An Israeli startup is planning to sell stable, better-performing cannabis seeds to growers globally, using licensed CRISPR-Cas9 tech to create uniform and disease-resistant plants.
CanBreed has said it has reached a licensing agreement to use gene editing tools to provide cannabis growers with enhanced seeds for the production of medical grade cannabis.
The Givat Chen, Israel-based firm, founded in 2017 by Ido Margalit and Tal Sherman, has received a nonexclusive intellectual property licensing agreement to use CRISPR-Cas9 gene editing technology from Corteva Agriscience and the Broad Institute of MIT and Harvard, which hold the rights to the technology.
The company says it has developed “stable” cannabis seeds that will allow farmers to grow cannabis from seeds as opposed to cloning, as it is done now, from branches of the plant that are rooted.
“The cloning of the branches help maintain the uniformity of DNA of the weed,” but as the plant grows, the genes could be expressed differently from those of the mother plant, explained CEO Margalit.
According to the CEO, since cannabis is a medical plant, standardization and uniformity are required, and “using clones does not serve that purpose.” He added that, “he only solution to that is growing cannabis from stable seeds.”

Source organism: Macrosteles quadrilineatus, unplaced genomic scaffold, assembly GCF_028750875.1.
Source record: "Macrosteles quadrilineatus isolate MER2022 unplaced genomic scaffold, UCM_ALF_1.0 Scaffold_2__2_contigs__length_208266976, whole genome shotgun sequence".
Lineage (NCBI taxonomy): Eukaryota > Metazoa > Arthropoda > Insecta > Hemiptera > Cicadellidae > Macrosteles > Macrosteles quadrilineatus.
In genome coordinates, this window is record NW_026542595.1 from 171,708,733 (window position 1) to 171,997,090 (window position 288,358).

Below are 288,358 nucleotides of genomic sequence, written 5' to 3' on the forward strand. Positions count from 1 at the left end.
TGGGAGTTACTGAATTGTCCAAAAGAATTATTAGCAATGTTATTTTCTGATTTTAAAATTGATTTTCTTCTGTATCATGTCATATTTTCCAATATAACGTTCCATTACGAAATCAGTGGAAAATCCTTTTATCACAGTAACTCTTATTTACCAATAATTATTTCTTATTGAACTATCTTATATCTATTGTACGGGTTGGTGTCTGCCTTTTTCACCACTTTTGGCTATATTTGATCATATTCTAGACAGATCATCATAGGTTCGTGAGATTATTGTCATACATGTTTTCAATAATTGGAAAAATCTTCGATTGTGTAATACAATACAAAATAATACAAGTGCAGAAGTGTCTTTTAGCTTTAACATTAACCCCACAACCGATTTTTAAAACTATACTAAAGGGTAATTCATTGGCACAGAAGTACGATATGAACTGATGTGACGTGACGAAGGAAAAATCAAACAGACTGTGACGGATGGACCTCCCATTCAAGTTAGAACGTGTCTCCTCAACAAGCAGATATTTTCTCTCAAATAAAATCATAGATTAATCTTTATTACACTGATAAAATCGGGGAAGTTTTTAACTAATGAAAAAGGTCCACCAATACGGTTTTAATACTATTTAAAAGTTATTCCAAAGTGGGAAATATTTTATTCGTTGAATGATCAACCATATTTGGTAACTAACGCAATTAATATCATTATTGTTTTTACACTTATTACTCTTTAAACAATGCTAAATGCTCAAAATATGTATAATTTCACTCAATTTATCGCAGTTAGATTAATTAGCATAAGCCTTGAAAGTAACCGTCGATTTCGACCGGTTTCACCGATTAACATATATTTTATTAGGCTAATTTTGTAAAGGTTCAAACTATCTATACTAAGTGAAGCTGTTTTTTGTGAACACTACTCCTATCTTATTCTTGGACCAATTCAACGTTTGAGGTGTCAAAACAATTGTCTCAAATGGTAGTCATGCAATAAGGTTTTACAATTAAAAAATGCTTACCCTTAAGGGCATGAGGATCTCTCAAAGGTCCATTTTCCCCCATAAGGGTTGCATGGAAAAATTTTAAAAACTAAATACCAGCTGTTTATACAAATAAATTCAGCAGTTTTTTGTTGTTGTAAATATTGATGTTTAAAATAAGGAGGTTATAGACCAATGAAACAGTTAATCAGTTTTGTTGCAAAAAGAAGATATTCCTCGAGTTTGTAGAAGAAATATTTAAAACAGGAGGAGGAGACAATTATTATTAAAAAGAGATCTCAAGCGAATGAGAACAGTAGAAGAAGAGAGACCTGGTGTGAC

CanBreed has been able to create stable cannabis seeds by inbreeding the plant with itself, Margalit explained. “But just having stable seeds is not enough,” he added.
“What the grower has to see are agronomical traits to ensure that they will have the most and highest quality harvest, so they like to see resistance traits in their products, that the plant can be adapted for a certain growth environment. None of those traits exist in cannabis.”
The company expects its stable seeds to be ready for sale by mid-2021, and also expects its first traits to be introduced by the end of 2021.
“We want to be world leaders in using CRISPR technology for cannabis,” continued Margalit. “The idea is to sell stable enhanced cannabis seeds to the entire global market.”